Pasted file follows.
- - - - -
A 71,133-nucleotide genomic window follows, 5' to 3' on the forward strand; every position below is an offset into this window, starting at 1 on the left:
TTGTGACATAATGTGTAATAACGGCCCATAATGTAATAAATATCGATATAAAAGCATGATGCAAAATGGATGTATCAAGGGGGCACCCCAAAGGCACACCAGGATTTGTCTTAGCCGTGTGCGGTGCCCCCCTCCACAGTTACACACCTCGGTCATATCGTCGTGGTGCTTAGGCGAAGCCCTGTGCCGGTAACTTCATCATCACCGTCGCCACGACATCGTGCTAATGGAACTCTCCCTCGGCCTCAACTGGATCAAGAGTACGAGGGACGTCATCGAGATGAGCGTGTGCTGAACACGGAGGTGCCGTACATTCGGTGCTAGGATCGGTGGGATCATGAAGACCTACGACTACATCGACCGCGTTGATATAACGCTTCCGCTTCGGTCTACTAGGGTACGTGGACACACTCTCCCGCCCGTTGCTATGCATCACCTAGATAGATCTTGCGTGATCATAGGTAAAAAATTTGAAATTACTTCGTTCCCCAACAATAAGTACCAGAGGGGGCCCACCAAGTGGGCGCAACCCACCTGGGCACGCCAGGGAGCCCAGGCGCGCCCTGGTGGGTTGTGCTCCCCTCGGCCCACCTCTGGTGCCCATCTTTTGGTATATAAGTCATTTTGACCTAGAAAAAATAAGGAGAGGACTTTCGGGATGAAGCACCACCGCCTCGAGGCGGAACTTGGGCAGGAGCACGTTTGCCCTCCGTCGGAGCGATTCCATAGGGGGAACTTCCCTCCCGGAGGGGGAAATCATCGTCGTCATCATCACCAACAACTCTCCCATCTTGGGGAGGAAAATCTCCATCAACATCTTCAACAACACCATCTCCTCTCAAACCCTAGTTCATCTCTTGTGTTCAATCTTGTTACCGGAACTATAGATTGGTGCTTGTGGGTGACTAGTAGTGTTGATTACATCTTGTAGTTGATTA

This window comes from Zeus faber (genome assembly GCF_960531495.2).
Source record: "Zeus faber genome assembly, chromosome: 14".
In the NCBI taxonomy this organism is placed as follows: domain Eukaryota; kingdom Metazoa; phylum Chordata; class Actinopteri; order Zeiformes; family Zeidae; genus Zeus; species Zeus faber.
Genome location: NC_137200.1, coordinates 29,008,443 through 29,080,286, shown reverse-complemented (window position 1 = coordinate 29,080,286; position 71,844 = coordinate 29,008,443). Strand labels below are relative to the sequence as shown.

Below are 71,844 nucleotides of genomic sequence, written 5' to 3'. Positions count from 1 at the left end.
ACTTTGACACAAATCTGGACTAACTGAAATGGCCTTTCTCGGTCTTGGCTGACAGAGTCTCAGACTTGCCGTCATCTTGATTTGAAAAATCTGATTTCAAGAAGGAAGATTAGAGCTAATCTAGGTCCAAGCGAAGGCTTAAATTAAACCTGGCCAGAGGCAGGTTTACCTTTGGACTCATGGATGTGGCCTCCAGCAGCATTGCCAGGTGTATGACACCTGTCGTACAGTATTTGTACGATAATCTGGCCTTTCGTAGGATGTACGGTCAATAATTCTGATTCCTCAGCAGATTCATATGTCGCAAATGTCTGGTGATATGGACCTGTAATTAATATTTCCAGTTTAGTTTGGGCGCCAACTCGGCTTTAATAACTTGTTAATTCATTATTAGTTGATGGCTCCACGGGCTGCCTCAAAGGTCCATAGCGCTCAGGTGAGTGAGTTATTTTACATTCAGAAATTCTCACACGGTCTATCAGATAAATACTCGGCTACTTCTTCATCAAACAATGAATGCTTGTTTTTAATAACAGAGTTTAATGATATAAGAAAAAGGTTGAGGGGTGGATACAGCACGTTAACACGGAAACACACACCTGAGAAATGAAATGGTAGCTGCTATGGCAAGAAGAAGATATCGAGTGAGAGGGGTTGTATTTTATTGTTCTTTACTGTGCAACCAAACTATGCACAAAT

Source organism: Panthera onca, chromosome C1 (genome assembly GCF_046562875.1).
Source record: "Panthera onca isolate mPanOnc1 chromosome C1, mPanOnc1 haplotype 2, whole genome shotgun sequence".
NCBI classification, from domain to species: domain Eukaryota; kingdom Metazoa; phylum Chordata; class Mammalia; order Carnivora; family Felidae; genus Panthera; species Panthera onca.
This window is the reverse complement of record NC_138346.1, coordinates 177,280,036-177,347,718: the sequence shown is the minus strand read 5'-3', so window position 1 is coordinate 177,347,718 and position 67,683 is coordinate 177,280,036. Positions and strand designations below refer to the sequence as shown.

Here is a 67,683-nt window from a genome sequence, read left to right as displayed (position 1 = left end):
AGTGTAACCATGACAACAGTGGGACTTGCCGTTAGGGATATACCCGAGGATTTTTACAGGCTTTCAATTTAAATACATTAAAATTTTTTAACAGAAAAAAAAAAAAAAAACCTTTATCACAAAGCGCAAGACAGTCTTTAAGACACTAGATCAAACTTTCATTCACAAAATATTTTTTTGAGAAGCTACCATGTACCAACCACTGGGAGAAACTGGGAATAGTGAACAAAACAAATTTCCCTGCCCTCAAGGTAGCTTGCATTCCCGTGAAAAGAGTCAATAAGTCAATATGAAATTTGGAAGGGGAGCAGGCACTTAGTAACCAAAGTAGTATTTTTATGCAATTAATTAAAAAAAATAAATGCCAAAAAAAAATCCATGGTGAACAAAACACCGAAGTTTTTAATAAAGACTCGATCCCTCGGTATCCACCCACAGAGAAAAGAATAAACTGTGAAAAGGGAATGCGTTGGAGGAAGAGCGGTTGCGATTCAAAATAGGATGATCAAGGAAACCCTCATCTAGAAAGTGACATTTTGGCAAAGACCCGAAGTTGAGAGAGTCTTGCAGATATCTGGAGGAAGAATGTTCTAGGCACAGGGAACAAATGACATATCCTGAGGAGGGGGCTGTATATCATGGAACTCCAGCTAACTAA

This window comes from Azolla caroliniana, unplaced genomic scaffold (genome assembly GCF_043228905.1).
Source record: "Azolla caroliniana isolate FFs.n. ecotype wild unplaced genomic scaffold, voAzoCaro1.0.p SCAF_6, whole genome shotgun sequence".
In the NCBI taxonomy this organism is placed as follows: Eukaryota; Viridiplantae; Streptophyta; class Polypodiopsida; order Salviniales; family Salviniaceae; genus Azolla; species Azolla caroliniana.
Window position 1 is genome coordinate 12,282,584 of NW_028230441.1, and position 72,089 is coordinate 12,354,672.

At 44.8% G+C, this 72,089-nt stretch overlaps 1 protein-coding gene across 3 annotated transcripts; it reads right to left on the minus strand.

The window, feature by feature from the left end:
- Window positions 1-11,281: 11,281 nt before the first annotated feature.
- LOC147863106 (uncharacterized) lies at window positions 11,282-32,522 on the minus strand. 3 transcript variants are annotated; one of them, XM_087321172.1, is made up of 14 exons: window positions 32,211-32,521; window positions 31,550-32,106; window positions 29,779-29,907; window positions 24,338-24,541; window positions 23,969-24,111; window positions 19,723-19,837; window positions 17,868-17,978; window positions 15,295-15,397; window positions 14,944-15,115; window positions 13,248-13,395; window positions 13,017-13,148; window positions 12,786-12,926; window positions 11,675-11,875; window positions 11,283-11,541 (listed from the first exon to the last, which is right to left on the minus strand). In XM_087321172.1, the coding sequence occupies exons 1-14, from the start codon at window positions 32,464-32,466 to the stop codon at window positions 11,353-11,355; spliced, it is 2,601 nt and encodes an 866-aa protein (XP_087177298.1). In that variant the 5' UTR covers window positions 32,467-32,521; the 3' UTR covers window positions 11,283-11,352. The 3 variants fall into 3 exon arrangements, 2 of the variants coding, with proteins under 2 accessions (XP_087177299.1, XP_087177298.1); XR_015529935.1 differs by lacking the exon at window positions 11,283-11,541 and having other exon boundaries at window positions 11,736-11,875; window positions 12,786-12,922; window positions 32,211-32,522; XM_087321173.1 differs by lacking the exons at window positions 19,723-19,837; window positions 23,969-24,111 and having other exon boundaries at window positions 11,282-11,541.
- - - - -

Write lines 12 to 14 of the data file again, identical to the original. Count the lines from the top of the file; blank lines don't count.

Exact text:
This window is the reverse complement of record NC_138346.1, coordinates 177,280,036-177,347,718: the sequence shown is the minus strand read 5'-3', so window position 1 is coordinate 177,347,718 and position 67,683 is coordinate 177,280,036. Positions and strand designations below refer to the sequence as shown.

Here is a 67,683-nt window from a genome sequence, read left to right as displayed (position 1 = left end):
AGTGTAACCATGACAACAGTGGGACTTGCCGTTAGGGATATACCCGAGGATTTTTACAGGCTTTCAATTTAAATACATTAAAATTTTTTAACAGAAAAAAAAAAAAAAAACCTTTATCACAAAGCGCAAGACAGTCTTTAAGACACTAGATCAAACTTTCATTCACAAAATATTTTTTTGAGAAGCTACCATGTACCAACCACTGGGAGAAACTGGGAATAGTGAACAAAACAAATTTCCCTGCCCTCAAGGTAGCTTGCATTCCCGTGAAAAGAGTCAATAAGTCAATATGAAATTTGGAAGGGGAGCAGGCACTTAGTAACCAAAGTAGTATTTTTATGCAATTAATTAAAAAAAATAAATGCCAAAAAAAAATCCATGGTGAACAAAACACCGAAGTTTTTAATAAAGACTCGATCCCTCGGTATCCACCCACAGAGAAAAGAATAAACTGTGAAAAGGGAATGCGTTGGAGGAAGAGCGGTTGCGATTCAAAATAGGATGATCAAGGAAACCCTCATCTAGAAAGTGACATTTTGGCAAAGACCCGAAGTTGAGAGAGTCTTGCAGATATCTGGAGGAAGAATGTTCTAGGCACAGGGAACAAATGACATATCCTGAGGAGGGGGCTGTATATCATGGAACTCCAGCTAACTAA